WVU Extension Service: The Orchard Monitor: Committed to the Integration of Orchard Management Practices
April 2, 2007

Upcoming Events Weed Science


Pheromone Trap Counts Plant Pathology



April 5, 7:00 p.m. - Spring In-depth Fruit Meeting at Virginia Tech’s Alson Smith Agricultural Research and Extension Center, Winchester, Va.  The agenda will include seasonal updates by Drs. Chris Bergh and Rongcai Yuan, and Dr. Keith Yoder will provide an in-depth look at tree fruit diseases. For more information contact the Frederick County Extension Office at 540-665-5699, or email Josh Marvel at jmarvel@vt.edu

April 26, 6:00 p.m. – Tree Fruit Grower Twilight Dinner and Meeting at Gourmet Central (in Hampshire Industrial Park), Romney, W. Va.  WVU Extension Specialists will discuss new pest management tools, and early-season insect and disease management strategies. For more information contact the Hampshire County Extension Office at 304-822-5013.


Tree of heaven

Tree-of-heaven vs. Sumac. I realized that the slide I showed for tree-of-heaven at the Fruit Schools this year (2007) was that of sumac instead – please accept my apologies for the same.  Tree-of-heaven (Ailanthus altissima), an invasive woody plant occasionally seen in orchards, can be mistaken for sumac (Rhus glabra).  The difference between the two is that each leaflet of tree-of-heaven has one to three serrations at the base, while the leaflets of sumac are serrated throughout the entire margin.  Also, tree-of-heaven has a characteristic odor that may resemble peanut butter when a leaf is crushed.  Tree-of-heaven can spread very quickly if left uncontrolled.   To control tree-of-heaven, mechanical removal, especially of saplings, or repeated cutting of older plants can be partially effective.  In orchards, there are limited herbicide options.  A 2% solution of glyphosate (4 lb AI/Gal) applied as a foliar spray during June – Sept has been noted to be effective.  Repeat treatments may be necessary during the following season.  Cut-stump applications with higher concentrations of glyphosate (1 part glyphosate with 3 parts water) may sometimes not provide uniform results.  Next time you see a tree that looks like sumac, please take a closer look at it! (Prepared by Dr. Rakesh Chandran, WVU Weed Scientist).



Rosy apple aphid (RAA) is the major prebloom insect pest in most commercial apple orchards in West Virginia.  The importance of this insect pest is due to its potential to cause significant fruit injury (deformed and dwarfed fruit) in years when populations become abundant.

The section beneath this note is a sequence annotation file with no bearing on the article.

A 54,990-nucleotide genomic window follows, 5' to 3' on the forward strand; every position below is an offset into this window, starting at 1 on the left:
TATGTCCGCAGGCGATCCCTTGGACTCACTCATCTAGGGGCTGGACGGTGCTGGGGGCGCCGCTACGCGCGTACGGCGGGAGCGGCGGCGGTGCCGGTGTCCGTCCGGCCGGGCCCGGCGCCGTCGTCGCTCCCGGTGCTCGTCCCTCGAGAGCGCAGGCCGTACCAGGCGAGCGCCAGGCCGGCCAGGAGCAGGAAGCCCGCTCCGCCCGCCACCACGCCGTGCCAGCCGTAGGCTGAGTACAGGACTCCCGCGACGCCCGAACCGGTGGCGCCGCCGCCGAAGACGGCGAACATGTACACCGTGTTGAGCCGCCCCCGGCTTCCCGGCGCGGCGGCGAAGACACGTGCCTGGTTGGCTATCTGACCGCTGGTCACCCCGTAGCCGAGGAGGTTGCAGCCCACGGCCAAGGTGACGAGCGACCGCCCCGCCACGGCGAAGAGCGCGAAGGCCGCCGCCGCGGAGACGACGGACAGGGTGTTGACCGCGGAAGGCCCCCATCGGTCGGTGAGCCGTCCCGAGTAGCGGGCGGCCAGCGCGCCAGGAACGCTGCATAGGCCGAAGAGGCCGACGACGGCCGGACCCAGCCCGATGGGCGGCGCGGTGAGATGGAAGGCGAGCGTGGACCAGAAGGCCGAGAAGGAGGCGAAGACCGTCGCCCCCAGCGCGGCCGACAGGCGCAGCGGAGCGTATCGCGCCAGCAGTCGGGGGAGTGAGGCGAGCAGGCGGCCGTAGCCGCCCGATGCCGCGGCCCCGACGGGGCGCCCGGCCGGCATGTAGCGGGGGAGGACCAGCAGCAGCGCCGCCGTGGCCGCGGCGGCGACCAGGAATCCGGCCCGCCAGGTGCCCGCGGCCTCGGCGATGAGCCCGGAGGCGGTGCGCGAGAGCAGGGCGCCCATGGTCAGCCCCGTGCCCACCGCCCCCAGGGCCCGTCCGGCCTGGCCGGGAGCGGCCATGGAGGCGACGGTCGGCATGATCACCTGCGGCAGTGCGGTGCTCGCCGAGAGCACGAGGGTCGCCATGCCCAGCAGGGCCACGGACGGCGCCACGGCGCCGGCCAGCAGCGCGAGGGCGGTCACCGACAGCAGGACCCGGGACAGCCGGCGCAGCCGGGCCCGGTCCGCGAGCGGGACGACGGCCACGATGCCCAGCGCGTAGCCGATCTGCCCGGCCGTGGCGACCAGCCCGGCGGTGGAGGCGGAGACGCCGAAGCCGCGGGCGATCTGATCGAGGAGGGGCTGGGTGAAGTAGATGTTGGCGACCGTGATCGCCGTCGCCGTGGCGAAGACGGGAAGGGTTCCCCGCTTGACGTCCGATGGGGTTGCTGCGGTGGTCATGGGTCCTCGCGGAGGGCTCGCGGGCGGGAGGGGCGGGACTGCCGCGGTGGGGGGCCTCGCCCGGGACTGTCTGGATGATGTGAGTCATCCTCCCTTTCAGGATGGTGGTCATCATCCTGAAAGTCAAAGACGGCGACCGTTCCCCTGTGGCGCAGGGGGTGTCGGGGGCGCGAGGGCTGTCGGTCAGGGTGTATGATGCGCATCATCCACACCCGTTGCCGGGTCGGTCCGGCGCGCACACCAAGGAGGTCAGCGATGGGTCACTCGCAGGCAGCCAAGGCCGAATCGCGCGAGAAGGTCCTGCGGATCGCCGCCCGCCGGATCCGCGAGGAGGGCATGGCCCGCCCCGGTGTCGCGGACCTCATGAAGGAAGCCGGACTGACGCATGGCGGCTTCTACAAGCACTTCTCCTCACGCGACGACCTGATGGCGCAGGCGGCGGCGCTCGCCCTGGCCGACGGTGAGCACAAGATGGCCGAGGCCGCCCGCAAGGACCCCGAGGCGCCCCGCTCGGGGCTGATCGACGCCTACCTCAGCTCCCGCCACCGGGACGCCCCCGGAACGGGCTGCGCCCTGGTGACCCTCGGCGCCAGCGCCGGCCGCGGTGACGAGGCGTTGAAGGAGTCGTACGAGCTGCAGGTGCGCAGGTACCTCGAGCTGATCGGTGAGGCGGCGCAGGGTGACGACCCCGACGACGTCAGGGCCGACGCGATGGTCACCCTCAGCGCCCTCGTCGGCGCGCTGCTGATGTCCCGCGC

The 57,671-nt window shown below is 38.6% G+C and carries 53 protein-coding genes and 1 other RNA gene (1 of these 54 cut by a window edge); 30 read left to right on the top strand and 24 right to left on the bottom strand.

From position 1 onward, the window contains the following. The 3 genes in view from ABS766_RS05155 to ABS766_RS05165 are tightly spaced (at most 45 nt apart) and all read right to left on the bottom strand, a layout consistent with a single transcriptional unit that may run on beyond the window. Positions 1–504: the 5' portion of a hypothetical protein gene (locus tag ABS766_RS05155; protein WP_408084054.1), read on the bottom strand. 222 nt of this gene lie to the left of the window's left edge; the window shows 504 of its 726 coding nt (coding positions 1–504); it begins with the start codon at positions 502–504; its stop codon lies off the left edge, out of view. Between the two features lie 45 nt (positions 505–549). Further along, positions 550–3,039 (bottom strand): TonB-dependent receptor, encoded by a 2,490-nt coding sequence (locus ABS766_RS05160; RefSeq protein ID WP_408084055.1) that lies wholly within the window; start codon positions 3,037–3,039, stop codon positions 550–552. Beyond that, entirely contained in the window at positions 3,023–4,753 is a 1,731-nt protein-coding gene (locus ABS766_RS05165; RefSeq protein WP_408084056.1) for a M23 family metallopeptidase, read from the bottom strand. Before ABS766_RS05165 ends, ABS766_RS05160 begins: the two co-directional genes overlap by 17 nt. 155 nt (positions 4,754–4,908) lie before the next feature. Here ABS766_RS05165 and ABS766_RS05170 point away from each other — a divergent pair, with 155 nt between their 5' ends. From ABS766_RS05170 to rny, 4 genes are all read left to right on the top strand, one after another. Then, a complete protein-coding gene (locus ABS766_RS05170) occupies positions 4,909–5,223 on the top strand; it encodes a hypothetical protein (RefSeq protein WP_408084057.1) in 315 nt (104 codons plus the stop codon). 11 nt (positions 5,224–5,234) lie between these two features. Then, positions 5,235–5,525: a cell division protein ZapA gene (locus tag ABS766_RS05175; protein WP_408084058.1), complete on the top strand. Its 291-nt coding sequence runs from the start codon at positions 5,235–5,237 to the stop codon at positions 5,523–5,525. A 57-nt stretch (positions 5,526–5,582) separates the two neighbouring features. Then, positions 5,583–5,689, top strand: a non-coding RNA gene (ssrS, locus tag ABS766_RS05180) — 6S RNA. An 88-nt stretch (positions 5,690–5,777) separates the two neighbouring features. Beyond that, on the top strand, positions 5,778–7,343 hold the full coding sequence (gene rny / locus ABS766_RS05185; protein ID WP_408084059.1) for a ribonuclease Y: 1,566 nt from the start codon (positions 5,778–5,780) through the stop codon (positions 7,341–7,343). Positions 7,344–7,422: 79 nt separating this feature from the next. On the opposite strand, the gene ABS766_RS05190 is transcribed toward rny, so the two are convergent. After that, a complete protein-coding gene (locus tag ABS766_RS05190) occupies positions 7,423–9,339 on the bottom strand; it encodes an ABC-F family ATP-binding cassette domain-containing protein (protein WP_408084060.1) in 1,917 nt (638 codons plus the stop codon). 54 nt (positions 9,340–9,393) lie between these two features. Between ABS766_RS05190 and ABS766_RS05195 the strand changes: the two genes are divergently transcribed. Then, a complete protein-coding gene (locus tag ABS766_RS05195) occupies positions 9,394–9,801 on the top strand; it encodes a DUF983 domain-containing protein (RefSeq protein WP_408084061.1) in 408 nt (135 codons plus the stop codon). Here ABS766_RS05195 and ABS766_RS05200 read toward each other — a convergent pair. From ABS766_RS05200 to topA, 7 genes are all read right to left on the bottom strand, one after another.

RAA overwinters as shiny jet black eggs, less than 1/16 inch long and oval in shape, on the bark of spurs and shoots.  These eggs cannot be distinquished from those of apple grain aphid, which are much more numerous on apple.  Eggs of apple grain aphid are the first to hatch, and young aphids (nymphs) of this species can often be found clustered on buds at silver tip.  Eggs of RAA begin to hatch about a week later (green tip), with hatch usually complete by the -inch green stage.  Young nymphs of both species tend to be dark green in color, but RAA can be distinguished by its longer antennae (half the length of the body) and cornicles (“tail-pipes”).  Antennae of apple grain aphid are less than half the length of the body and cornicles  are very short, barely swollen discs.

Upon egg hatch, nymphs of both species move to the tips of buds to feed on emerging green tissue.  As the buds open, aphids move inside to continue feeding on leaf and fruit bud clusters.  Feeding of apple grain aphid is of no consequence.  However, RAA feeding causes leaf curling, and the translocation of toxic saliva from the leaves to fruit causes fruit distortion.  All nymphs hatching from overwintering eggs are female, which become adults (stem mothers) by the pink stage of bud development and initiate leaf curling, fruit injury and production of live young.
The best strategy to prevent fruit injury is to control RAA during the prebloom period, with specific timing dependent upon the management option selected.  Pyrethroids (Asana, Ambush, Decis, Danitol, Pounce, Proaxis, Warrior) and organophosphates (Diazinon, Lorsban, Supracide) work best when good contact with RAA can be achieved, which occurs when aphids are clustered on the tips of buds (green tip to -inch green).  Control of RAA with these materials works best when a complete spray is applied at half-inch green, or two alternate-row-middle sprays are applied at green tip and half-inch green. Control with these materials has been especially weak where the two alternate-row-middle sprays were applied at half-inch green and tight cluster to pink. Aza-Direct, which is listed by the Organic Materials Review Institute (OMRI) as an option for organic production, and Esteem (Insect Growth Regulator) would also be effective options at this time period.

The neonicotinoid chemistries (Actara, Assail, Calypso) would be the preferred option later in the prebloom period when more foliage tissue is exposed because of their translaminar (locally systemic) activity.  These products give growers more flexibility and would be more effective in high pressure situations in controlling RAA, as well as some other early season pests from tight cluster through bloom.  Actara at 4.5 oz/acre would be most effective from tight cluster to early pink.  Since Actara is toxic to bees exposed to direct treatment or residues on blooming crops, it should not be applied from full pink through bloom, or within 5 days of placing beehives in the orchard.  Assail 30SG (2.5-4.0 oz/acre) and Calypso (2-4 fl oz/acre) would provide very effective control from tight cluster through bloom.  Although direct contact with these materials is toxic to bees, residues are not.  Delaying application of Assail and Calypso until pink to bloom would also provide control of tarnished plant bug, mullein bug, European apple sawfly and early egg hatch of oriental fruit moth.  However, effective control of all of these additional pests would require higher rates of application for both Assail 30SG (5.5-8.0 oz/acre) and Calypso (4-8 oz/acre).  See page 54 of the 2007 Spray Bulletin.